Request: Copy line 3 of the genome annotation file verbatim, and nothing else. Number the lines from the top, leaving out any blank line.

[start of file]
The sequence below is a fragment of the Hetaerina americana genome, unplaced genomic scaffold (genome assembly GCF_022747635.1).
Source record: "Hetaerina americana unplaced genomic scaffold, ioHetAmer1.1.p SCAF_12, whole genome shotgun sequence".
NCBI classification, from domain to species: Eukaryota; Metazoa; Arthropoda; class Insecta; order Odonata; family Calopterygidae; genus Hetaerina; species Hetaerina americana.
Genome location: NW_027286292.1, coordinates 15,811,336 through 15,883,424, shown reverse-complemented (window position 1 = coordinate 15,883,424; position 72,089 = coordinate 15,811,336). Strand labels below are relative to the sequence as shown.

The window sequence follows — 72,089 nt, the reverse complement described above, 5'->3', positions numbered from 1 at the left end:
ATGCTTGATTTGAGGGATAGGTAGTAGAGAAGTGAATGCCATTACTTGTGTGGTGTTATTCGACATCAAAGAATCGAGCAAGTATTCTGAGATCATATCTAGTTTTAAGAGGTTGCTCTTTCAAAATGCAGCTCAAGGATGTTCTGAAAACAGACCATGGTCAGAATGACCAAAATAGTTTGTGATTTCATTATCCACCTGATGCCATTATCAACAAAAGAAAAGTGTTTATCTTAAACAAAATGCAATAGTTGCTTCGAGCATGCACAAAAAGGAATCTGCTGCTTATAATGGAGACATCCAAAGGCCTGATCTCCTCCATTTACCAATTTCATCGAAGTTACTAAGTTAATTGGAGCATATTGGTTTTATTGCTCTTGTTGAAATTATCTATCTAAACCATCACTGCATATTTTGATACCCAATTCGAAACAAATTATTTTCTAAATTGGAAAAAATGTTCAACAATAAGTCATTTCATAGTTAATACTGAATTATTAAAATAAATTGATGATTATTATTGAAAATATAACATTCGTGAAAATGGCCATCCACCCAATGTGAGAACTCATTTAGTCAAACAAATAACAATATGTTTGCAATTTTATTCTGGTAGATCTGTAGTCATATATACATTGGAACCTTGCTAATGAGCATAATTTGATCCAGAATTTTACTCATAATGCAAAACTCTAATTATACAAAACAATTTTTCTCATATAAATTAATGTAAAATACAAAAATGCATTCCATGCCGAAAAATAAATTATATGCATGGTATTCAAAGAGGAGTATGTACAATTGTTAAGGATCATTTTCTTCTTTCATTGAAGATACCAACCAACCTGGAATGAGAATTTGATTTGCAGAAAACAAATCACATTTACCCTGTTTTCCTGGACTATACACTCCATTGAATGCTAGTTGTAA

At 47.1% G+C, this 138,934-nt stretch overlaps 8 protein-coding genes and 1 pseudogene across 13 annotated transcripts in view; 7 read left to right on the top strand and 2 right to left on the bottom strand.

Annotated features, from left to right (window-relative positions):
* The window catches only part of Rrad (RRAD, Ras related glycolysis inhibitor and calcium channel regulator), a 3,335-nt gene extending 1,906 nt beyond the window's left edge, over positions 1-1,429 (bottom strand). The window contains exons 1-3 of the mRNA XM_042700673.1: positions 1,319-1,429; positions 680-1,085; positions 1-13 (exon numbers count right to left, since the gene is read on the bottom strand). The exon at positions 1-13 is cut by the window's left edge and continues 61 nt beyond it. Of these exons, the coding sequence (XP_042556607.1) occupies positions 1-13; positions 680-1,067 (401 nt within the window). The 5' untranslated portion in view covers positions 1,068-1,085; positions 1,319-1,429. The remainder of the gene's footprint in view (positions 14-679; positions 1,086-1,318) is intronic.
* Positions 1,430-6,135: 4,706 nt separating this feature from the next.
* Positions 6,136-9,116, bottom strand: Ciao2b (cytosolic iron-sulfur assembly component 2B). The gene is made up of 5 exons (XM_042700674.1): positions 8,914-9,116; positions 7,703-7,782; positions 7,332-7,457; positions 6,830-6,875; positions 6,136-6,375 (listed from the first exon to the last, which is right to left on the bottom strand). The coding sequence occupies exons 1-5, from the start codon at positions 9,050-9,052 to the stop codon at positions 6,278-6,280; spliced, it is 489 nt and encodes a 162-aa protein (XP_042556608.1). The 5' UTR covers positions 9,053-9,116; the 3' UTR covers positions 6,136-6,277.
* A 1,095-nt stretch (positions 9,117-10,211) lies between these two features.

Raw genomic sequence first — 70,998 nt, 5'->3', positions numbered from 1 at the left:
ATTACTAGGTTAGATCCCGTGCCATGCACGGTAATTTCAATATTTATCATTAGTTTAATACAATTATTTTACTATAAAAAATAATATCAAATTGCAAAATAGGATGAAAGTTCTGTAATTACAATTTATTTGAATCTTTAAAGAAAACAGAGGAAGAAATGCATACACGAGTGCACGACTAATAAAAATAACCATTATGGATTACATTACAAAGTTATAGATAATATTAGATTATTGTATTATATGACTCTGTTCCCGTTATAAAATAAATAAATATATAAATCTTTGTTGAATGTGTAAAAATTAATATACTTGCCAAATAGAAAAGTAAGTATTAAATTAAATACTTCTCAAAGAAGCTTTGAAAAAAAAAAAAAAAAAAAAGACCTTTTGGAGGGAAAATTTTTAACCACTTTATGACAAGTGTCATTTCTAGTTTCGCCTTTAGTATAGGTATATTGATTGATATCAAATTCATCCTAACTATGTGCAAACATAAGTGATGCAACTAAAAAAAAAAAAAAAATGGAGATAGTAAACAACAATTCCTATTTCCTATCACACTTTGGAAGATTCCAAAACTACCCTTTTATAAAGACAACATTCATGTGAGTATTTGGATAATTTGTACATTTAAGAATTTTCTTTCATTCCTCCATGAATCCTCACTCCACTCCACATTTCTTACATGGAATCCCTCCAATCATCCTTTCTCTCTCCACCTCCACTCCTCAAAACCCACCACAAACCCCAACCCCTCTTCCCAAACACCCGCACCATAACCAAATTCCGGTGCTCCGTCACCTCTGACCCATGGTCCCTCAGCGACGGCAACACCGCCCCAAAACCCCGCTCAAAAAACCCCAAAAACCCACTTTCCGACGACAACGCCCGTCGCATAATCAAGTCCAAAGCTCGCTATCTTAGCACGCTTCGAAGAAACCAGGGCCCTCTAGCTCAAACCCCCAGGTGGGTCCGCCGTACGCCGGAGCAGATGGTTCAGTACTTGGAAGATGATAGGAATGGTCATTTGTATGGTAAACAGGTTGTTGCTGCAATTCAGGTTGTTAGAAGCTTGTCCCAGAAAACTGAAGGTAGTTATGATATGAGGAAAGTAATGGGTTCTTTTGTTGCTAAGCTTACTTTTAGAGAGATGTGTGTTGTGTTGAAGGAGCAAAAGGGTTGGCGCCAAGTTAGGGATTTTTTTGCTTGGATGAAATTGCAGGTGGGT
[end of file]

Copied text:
NCBI classification, from domain to species: Eukaryota; Metazoa; Arthropoda; class Insecta; order Odonata; family Calopterygidae; genus Hetaerina; species Hetaerina americana.